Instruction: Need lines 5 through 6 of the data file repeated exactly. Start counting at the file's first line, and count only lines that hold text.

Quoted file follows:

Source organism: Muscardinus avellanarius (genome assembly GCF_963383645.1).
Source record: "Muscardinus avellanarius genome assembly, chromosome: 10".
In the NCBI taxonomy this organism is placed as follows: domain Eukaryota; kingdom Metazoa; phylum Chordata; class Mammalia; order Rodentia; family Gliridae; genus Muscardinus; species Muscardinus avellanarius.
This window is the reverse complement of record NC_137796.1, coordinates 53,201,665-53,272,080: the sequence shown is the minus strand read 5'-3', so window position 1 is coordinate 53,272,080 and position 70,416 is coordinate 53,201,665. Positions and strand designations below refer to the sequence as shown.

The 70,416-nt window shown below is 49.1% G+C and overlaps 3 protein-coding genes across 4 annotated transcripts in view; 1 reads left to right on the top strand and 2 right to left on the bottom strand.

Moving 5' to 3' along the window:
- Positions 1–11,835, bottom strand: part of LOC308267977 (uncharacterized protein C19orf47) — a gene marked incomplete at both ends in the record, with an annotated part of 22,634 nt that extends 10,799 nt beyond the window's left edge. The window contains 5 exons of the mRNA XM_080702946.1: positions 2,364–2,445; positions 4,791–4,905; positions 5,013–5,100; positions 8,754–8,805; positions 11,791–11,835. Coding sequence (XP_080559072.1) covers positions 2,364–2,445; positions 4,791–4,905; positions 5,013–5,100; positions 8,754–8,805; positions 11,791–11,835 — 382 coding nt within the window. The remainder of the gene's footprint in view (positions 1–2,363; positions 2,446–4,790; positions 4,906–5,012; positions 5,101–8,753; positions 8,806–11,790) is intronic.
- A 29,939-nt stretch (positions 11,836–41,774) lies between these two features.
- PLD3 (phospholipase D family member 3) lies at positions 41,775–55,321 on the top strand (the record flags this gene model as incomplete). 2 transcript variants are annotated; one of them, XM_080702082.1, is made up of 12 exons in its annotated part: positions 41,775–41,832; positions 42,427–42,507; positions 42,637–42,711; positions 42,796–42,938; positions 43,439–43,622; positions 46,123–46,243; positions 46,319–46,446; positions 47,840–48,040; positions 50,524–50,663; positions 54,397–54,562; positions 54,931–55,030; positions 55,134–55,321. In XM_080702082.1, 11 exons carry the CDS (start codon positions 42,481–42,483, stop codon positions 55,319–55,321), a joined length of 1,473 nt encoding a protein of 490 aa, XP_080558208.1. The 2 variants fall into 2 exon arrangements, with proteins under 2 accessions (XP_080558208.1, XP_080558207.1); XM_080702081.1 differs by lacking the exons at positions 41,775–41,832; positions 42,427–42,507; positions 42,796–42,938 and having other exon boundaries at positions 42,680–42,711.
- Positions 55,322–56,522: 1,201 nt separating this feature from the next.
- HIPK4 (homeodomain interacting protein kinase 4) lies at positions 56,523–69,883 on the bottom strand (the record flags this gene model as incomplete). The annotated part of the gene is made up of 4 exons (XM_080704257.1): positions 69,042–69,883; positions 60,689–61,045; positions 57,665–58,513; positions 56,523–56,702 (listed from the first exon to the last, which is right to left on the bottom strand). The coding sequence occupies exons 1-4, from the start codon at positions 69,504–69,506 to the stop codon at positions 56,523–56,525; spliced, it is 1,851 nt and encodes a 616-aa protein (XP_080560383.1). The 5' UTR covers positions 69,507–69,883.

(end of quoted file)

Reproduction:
The 70,416-nt window shown below is 49.1% G+C and overlaps 3 protein-coding genes across 4 annotated transcripts in view; 1 reads left to right on the top strand and 2 right to left on the bottom strand.

Moving 5' to 3' along the window: